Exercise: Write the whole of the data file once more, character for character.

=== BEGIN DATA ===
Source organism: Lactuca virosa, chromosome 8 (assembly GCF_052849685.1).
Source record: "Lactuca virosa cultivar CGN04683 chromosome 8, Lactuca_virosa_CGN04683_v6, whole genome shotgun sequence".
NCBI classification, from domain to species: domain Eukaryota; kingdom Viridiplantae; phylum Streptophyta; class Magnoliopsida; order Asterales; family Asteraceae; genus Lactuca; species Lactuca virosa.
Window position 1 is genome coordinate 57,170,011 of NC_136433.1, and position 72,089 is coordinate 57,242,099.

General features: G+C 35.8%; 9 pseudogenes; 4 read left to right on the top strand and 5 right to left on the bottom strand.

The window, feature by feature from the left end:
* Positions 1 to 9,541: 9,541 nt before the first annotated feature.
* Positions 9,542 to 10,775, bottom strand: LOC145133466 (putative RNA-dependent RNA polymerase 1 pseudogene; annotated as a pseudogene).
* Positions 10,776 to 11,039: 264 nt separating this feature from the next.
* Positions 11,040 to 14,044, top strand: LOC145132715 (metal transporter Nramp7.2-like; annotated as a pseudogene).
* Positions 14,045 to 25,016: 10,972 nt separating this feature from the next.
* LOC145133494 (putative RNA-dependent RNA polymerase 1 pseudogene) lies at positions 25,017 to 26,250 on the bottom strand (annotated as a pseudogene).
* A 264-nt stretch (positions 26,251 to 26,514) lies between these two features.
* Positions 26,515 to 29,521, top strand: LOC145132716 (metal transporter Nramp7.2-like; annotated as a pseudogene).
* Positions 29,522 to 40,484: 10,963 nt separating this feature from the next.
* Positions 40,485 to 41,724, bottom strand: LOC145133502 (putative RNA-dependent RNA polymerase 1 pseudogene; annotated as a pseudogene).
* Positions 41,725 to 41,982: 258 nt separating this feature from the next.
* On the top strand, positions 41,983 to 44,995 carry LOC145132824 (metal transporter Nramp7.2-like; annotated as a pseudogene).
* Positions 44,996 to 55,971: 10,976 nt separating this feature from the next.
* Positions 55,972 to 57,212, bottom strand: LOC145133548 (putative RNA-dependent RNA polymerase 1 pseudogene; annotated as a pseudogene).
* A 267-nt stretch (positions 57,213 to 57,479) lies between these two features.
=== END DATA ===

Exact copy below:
Source organism: Lactuca virosa, chromosome 8 (assembly GCF_052849685.1).
Source record: "Lactuca virosa cultivar CGN04683 chromosome 8, Lactuca_virosa_CGN04683_v6, whole genome shotgun sequence".
NCBI classification, from domain to species: domain Eukaryota; kingdom Viridiplantae; phylum Streptophyta; class Magnoliopsida; order Asterales; family Asteraceae; genus Lactuca; species Lactuca virosa.
Window position 1 is genome coordinate 57,170,011 of NC_136433.1, and position 72,089 is coordinate 57,242,099.

General features: G+C 35.8%; 9 pseudogenes; 4 read left to right on the top strand and 5 right to left on the bottom strand.

The window, feature by feature from the left end:
* Positions 1 to 9,541: 9,541 nt before the first annotated feature.
* Positions 9,542 to 10,775, bottom strand: LOC145133466 (putative RNA-dependent RNA polymerase 1 pseudogene; annotated as a pseudogene).
* Positions 10,776 to 11,039: 264 nt separating this feature from the next.
* Positions 11,040 to 14,044, top strand: LOC145132715 (metal transporter Nramp7.2-like; annotated as a pseudogene).
* Positions 14,045 to 25,016: 10,972 nt separating this feature from the next.
* LOC145133494 (putative RNA-dependent RNA polymerase 1 pseudogene) lies at positions 25,017 to 26,250 on the bottom strand (annotated as a pseudogene).
* A 264-nt stretch (positions 26,251 to 26,514) lies between these two features.
* Positions 26,515 to 29,521, top strand: LOC145132716 (metal transporter Nramp7.2-like; annotated as a pseudogene).
* Positions 29,522 to 40,484: 10,963 nt separating this feature from the next.
* Positions 40,485 to 41,724, bottom strand: LOC145133502 (putative RNA-dependent RNA polymerase 1 pseudogene; annotated as a pseudogene).
* Positions 41,725 to 41,982: 258 nt separating this feature from the next.
* On the top strand, positions 41,983 to 44,995 carry LOC145132824 (metal transporter Nramp7.2-like; annotated as a pseudogene).
* Positions 44,996 to 55,971: 10,976 nt separating this feature from the next.
* Positions 55,972 to 57,212, bottom strand: LOC145133548 (putative RNA-dependent RNA polymerase 1 pseudogene; annotated as a pseudogene).
* A 267-nt stretch (positions 57,213 to 57,479) lies between these two features.